WASHINGTON — The Air Force became the second military service to approve religious exemptions to the mandatory COVID-19 vaccine, granting requests from nine airmen to avoid the shots, officials said Tuesday.
The nine approved so far represent just a tiny fraction of the more than 6,400 requested by Air Force troops, and they come as other service members are challenging the lack of religious exemptions in court cases. The Marine Corps is the only other military service to grant any religious accommodations, allowing three so far. The Army and Navy have not approved any.
The services have come under criticism for their failure to grant religious exemptions, with members of Congress, the military and the public questioning if the review processes have been fair. All together, the services have received more than 14,000 requests for religious exemptions.
Military leaders have argued that religious exemptions to any of the many vaccines troops are required to get have been very rare over the years. Service members are required to get as many as 17 different vaccines, depending on where they deploy.
A federal judge in Texas granted a preliminary injunction last month, stopping the Navy from acting against 35 sailors for refusing on religious grounds to comply with an order to get the COVID vaccine.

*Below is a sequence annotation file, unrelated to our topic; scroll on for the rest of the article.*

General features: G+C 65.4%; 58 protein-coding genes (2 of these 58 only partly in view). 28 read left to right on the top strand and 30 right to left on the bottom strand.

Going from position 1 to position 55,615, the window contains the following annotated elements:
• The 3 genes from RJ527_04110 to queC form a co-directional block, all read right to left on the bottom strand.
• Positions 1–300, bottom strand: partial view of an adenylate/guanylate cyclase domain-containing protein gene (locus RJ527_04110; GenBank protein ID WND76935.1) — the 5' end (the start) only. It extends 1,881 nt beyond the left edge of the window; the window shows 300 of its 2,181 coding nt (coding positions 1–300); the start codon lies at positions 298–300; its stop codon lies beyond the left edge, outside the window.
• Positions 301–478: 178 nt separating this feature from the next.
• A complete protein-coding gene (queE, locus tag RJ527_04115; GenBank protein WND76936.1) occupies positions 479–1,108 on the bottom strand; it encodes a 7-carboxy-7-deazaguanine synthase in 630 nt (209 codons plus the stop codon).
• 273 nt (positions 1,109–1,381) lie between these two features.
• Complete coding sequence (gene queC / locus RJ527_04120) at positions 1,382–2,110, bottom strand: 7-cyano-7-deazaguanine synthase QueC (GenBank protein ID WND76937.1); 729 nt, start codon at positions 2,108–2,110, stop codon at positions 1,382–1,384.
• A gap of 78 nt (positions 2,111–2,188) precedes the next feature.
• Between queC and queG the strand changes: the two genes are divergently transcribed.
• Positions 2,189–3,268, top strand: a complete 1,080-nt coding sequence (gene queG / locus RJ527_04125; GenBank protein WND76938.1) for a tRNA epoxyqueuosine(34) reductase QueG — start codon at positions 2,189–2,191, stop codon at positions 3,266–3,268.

Eight of the Air Force approvals came during the initial review process, and one was granted on appeal to senior Air Force leaders. So far, religious exemption requests from more than 3,200 airmen were denied, and another 3,200 are pending.
“The Department of the Air Force determined the service members’ accommodations could be supported with no impact to mission readiness,” the statement Tuesday said.
Defense Secretary Lloyd Austin and military leaders have argued that the vaccine is critical to maintaining military readiness and the health of the force. And all of the services have now either discharged personnel for refusing the vaccine, or put a system in place to do so.
The Marine Corps has discharged 469, the Air Force has discharged 179 and the Navy has discharged 118, according to data released in the last week. The number include active-duty personnel and entry-level recruits who were still in boot camp. The Army has issued more than 3,000 formal letters of reprimand, and fired six soldiers, but has not discharged anyone yet.
All the military services have said the exemption decisions are based not only on the individual request, but also on its impact on the unit, its mission and readiness, and the health and safety of other troops.
Those who get an exemption and are allowed to stay in the service may, however, see an impact on their jobs.
The Navy and the Marine Corps have said unvaccinated service members are not allowed to deploy out to sea on ships, where infections can more easily spread. Those who have approved exemptions — either medical, administrative or religious — are assigned to shore duties.
At least 97% of the troops in each service have gotten at least one shot.